On Valentine’s Day, which will forever be known to the students at Marjory Stoneman Douglas High School in Parkland as the day their young lives became forever associated with trauma, Allison and I decided to watch something old, and romantic, so we could not talk about the daily horrors for a few hours. We had that luxury, of course.
We quickly picked Casablanca, which neither of us had seen for years. What struck me watching it again, beside how great it still is, is that beside the main three (or four) characters, you are meant to deeply sympathize with the young couple trying to get out of the city.
We’re primed to sympathize with them, to feel their plight, to feel the agony of their neverland time in Casablanca. This isn’t just because they are young and attractive, but because the opening narration perfectly lays out their situation.
With the coming of the Second World War, many eyes in imprisoned Europe turned hopefully, or desperately, toward the freedom of the Americas. Lisbon became the great embarkation point. But not everybody could get to Lisbon directly, and so, a tortuous, roundabout refugee trail sprang up. Paris to Marseilles, across the Mediterranean to Oran, then by train, or auto, or foot, across the rim of Africa to Casablanca in French Morocco.
Here, the fortunate ones, through money, or influence, or luck, might obtain exit visas and scurry to Lisbon, and from Lisbon to the New World. But the others wait in Casablanca — and wait — and wait — and wait .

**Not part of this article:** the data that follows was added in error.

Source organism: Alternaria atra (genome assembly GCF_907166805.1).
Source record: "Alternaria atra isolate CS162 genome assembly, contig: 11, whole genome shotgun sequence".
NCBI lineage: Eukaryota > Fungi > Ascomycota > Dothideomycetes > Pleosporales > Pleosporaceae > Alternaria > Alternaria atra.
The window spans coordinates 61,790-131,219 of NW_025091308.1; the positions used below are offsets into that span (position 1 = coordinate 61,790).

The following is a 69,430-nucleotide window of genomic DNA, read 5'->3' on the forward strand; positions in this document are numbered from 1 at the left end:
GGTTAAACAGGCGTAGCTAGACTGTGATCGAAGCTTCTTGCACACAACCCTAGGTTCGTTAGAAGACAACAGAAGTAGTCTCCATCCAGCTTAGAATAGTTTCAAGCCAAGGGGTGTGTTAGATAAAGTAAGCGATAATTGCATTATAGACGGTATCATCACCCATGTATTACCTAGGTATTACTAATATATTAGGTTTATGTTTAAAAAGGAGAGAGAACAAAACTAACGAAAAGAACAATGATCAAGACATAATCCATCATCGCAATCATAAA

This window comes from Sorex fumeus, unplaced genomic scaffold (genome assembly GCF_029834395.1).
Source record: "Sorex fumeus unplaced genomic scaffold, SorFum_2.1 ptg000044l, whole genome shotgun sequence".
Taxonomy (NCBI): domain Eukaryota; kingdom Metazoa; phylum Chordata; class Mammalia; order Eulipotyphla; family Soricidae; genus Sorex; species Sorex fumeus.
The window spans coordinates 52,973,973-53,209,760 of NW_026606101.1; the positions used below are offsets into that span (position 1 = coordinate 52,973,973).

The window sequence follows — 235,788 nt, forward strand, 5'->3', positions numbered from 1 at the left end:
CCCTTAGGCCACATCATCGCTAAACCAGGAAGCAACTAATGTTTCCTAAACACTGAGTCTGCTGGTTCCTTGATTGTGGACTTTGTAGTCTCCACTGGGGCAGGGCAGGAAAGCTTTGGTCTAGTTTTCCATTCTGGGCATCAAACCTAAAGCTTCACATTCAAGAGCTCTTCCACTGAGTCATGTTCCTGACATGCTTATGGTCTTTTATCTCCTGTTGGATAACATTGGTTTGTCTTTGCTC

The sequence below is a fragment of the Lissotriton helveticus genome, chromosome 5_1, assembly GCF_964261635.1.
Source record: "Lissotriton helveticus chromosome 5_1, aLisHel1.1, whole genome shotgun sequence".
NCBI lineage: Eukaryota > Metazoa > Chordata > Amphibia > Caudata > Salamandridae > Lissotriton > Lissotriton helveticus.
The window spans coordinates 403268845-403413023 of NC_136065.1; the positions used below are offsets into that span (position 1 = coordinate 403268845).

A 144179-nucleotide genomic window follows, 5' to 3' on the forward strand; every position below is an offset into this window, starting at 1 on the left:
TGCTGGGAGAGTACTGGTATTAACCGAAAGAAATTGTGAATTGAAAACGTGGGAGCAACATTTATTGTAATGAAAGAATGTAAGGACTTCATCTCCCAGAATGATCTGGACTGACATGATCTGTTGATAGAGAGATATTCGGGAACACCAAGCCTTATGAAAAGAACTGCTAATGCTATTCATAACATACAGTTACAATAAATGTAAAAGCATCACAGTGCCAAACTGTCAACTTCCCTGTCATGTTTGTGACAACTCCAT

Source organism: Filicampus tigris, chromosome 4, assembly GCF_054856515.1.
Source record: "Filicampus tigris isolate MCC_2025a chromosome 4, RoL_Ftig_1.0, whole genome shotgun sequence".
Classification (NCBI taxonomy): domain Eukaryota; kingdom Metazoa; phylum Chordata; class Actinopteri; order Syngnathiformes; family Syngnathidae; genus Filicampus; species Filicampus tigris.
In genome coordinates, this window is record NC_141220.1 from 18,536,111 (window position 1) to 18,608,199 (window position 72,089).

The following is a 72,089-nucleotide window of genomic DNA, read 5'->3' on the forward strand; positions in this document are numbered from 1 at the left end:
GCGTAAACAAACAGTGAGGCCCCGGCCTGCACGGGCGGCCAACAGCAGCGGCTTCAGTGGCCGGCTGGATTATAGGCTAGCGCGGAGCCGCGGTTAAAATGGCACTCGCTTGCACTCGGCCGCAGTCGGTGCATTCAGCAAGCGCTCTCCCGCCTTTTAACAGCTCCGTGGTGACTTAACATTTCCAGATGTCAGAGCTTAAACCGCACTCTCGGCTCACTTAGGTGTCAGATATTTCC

You can feel their desperate pain. These are people whose lives have been upturned by the horrors of war, by the mad headlong rush of violence into their lives. They are broken and shattered and scared and lost, half-dead, barely clinging onto hope. We feel for them, because they are human, and we can see ourselves in them.
We have the same situation in Syria, today. Millions of people have had their lives turned inside out, blown apart by a savagely cruel war. They spent their lives under the cadaverous pallor of the Asad regime, and when some rose up, peacefully, they were slaughtered. Over the next 7 years, their country has been turned into a charnel house, ripped apart by warring factions inside the country (especially the regime), transnational groups like ISIS, and international actors like Russia, Iran, the United States, Saudi Arabia, now Turkey, maybe Israel.
They fled across the self-same Mediterannean. They fled to Europe, many with eyes toward America. But we didn’t see them as people. We saw them as others, verminous danger, and closed our doors.
That’s clear in the latest budget, and it is clear in, say, the dozens of refugee resettlement centers that are being closed under Trump and Paul Ryan.
But that’s the GOP. That’s who they are as a party, and it is clear in issue after issue: cruelty is the point, and empathy is a weakness. It is not a coincidence, nor a distortion, that their President is a man entirely incapable of empathy, and whose primary instinct (other than self-aggrandizement) is to be cruel to those he thinks are weaker than him.
It’s how he became President after all, and in every move he makes and every reaction he has, and in every piece of policy crafted in the head of Paul Ryan, making the lives of actual humans even worse is the primary goal. Punching down, and pulling the last shreds of a decent life from those who have so little.